Step 7: Paint Your Leaves
Brush: Gloaming (size: 20%), from the “drawing” category.
Start with the lighter green and fill your leaves with the gloaming brush. Then add some dark green strokes.
Using the blend mode in the same brush at 10% size, blend your colors of the light and darker greens together. Continuing in this mode, add some blending strokes to your flowers as well, but only very lightly, to sharpen some of the hard edges.
Step 8: Add Stems and Petals
Brush: Reed (size: 3%), from the “organic” category.
Add a new layer above the vase (but underneath your flowers/leaves), draw stems to the hydrangeas using the Reed brush, with light strokes.
Loose fallen petals
Brush: Aurora (size: 5%), from the “artistic” category.
Add some loose flower petals inside and outside your vase using the aurora brush. Mix and match the blues to maintain the definition within the loose petals.
Step 9: Add texture to your vase
Brush: Dry brush (size: 6%), from the “painting” category
In a new layer, above the previous stems + loose petals layer (still underneath your flowers/leaves), add some texture to your vase. With the dry brush, outline the vase and add some light vertical strokes on the inside of the vase.
Step 10: Add Background Color
Brush: Stucco brush (size: 20%), from the “painting” category.
Add a new layer, and bring that layer to the very bottom of all your other layers. Start painting your background with random strokes just enough to cover the illustration.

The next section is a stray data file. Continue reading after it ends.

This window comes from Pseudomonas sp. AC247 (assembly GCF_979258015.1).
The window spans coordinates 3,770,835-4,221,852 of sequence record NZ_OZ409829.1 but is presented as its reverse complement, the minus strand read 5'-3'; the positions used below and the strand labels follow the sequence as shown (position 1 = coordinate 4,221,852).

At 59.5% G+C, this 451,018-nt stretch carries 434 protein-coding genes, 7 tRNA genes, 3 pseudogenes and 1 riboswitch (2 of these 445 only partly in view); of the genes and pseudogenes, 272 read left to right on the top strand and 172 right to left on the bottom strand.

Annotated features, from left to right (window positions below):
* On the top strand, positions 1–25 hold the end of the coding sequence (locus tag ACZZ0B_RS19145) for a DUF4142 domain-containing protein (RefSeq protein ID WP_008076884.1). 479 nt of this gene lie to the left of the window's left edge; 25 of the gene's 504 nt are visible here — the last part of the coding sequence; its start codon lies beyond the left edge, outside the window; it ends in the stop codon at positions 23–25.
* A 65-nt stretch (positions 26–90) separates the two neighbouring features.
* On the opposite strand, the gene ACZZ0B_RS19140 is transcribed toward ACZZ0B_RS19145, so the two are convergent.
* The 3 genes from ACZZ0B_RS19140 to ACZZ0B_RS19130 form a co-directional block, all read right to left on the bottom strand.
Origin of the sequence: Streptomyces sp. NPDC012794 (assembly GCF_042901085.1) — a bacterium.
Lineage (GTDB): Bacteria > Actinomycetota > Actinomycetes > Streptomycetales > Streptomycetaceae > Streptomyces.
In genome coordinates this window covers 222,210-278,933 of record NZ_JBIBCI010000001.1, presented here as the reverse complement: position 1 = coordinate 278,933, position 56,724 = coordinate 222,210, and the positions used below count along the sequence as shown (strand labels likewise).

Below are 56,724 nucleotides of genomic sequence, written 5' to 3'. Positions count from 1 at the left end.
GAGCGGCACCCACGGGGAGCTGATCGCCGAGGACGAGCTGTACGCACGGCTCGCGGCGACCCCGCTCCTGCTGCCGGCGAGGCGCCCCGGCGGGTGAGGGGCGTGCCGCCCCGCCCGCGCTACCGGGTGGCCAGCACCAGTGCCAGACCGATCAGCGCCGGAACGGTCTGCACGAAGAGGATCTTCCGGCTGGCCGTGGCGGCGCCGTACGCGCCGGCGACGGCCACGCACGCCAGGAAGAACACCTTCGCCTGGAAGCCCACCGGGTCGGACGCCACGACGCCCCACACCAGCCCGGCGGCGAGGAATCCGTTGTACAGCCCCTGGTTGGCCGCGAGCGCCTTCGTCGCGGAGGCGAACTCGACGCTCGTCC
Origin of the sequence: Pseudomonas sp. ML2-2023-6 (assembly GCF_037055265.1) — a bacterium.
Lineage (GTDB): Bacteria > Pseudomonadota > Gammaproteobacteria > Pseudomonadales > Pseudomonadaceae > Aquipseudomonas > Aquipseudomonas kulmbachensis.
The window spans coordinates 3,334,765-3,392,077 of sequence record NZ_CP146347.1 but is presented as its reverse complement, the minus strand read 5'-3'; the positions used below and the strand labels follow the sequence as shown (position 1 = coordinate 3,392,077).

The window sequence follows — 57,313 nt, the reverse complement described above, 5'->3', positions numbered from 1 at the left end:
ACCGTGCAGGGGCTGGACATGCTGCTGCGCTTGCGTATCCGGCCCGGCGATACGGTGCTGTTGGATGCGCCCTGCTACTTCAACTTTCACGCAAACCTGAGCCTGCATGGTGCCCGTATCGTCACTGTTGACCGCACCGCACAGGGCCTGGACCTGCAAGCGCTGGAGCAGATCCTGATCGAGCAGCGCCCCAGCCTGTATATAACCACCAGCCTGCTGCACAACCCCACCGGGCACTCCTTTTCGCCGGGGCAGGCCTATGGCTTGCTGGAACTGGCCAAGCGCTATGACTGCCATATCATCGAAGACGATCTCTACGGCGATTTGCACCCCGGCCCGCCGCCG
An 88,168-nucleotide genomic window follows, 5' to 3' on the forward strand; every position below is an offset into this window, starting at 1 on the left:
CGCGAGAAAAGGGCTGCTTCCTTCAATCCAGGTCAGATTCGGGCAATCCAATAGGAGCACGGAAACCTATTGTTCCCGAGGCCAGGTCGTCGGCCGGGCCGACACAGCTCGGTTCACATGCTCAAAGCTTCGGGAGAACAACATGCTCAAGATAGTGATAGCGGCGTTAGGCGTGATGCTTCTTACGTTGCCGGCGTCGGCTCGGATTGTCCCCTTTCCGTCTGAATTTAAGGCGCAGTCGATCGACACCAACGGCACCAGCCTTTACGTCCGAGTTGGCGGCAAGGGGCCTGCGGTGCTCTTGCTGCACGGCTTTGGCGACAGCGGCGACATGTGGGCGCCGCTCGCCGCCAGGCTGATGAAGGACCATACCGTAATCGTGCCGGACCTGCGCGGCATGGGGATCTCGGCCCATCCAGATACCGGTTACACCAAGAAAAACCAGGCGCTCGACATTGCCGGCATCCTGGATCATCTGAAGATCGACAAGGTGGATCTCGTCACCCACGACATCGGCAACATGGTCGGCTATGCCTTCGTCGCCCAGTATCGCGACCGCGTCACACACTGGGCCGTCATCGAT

Step 11: Add a Canvas Overlay
Brush: Soft Pastel (size: 100%), from the “sketching” category.
Brush adjustment: Duplicate the soft pastel brush by swiping to the left and clicking on “duplicate”. With the new duplicated brush, go into its settings. Under “Grain”, switch the grain behavior from “moving” to “texturized”, and adjust its “scale” to 25%.
Add a new layer. This layer needs to stay at the very top of all your layers. Adjust the brush size to 100%.
Without lifting your apple pencil, fill the whole new layer with this brush to add a canvas-looking overlay to your piece. The picture below shows the difference in the canvas texture with the overlay vs. without
It may not be the perfect texture for a background, but it works if you do not have any other options!
And there you have it! A beautiful painting of hydrangeas piece using only Procreate’s default brushes. You can choose to add your own lettering as well!
If you decide to give this a try and post it on Instagram, I would love to see it and cheer you on! Please tag me @dustyjadestudio . Thanks for hanging out with me!
Hello! My name is Jaclynn, the digital artist/calligrapher behind Dusty Jade Studio. I am a mom to 3 rambunctious boys and my work is mostly completed during their naps and bedtimes. :)
I love inspiring others to create and am constantly finding ways to make digital art mimic real art as much as possible. I love combining illustrations and words together and my most favorite thing to illustrate right now are florals. You can find more of me and my tutorials on Instagram @dustyjadestudio.
Why not pin this tutorial for later?